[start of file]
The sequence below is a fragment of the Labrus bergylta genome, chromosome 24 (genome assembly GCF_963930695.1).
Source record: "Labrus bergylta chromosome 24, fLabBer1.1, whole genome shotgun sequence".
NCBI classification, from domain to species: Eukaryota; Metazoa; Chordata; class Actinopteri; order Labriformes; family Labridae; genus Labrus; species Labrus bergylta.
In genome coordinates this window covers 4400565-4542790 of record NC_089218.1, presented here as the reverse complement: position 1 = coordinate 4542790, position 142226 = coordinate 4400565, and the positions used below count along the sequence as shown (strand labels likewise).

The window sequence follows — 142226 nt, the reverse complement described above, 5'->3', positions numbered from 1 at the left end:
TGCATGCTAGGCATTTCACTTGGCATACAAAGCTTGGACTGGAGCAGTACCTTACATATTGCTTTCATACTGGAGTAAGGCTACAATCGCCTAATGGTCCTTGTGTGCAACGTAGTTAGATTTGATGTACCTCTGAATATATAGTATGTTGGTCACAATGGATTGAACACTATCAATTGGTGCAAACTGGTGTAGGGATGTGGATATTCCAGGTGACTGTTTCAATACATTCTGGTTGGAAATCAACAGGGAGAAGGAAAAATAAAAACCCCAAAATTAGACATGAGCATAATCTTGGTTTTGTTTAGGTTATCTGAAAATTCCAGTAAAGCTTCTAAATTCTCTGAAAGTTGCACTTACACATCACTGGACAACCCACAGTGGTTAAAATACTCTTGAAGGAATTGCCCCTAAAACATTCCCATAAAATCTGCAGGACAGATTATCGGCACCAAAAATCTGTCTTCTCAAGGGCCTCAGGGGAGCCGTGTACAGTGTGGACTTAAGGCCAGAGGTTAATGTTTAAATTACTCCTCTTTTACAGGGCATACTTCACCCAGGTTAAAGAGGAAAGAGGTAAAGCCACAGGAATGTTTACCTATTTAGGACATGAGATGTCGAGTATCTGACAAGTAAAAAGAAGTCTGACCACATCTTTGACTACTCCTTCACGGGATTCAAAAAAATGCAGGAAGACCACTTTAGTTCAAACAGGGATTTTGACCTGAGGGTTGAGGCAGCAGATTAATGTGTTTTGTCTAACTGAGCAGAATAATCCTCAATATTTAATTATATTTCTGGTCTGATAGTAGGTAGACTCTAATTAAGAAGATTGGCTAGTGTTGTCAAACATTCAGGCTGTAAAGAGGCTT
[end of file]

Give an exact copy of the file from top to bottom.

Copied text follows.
The sequence below is a fragment of the Labrus bergylta genome, chromosome 24 (genome assembly GCF_963930695.1).
Source record: "Labrus bergylta chromosome 24, fLabBer1.1, whole genome shotgun sequence".
NCBI classification, from domain to species: Eukaryota; Metazoa; Chordata; class Actinopteri; order Labriformes; family Labridae; genus Labrus; species Labrus bergylta.
In genome coordinates this window covers 4400565-4542790 of record NC_089218.1, presented here as the reverse complement: position 1 = coordinate 4542790, position 142226 = coordinate 4400565, and the positions used below count along the sequence as shown (strand labels likewise).

The window sequence follows — 142226 nt, the reverse complement described above, 5'->3', positions numbered from 1 at the left end:
TGCATGCTAGGCATTTCACTTGGCATACAAAGCTTGGACTGGAGCAGTACCTTACATATTGCTTTCATACTGGAGTAAGGCTACAATCGCCTAATGGTCCTTGTGTGCAACGTAGTTAGATTTGATGTACCTCTGAATATATAGTATGTTGGTCACAATGGATTGAACACTATCAATTGGTGCAAACTGGTGTAGGGATGTGGATATTCCAGGTGACTGTTTCAATACATTCTGGTTGGAAATCAACAGGGAGAAGGAAAAATAAAAACCCCAAAATTAGACATGAGCATAATCTTGGTTTTGTTTAGGTTATCTGAAAATTCCAGTAAAGCTTCTAAATTCTCTGAAAGTTGCACTTACACATCACTGGACAACCCACAGTGGTTAAAATACTCTTGAAGGAATTGCCCCTAAAACATTCCCATAAAATCTGCAGGACAGATTATCGGCACCAAAAATCTGTCTTCTCAAGGGCCTCAGGGGAGCCGTGTACAGTGTGGACTTAAGGCCAGAGGTTAATGTTTAAATTACTCCTCTTTTACAGGGCATACTTCACCCAGGTTAAAGAGGAAAGAGGTAAAGCCACAGGAATGTTTACCTATTTAGGACATGAGATGTCGAGTATCTGACAAGTAAAAAGAAGTCTGACCACATCTTTGACTACTCCTTCACGGGATTCAAAAAAATGCAGGAAGACCACTTTAGTTCAAACAGGGATTTTGACCTGAGGGTTGAGGCAGCAGATTAATGTGTTTTGTCTAACTGAGCAGAATAATCCTCAATATTTAATTATATTTCTGGTCTGATAGTAGGTAGACTCTAATTAAGAAGATTGGCTAGTGTTGTCAAACATTCAGGCTGTAAAGAGGCTT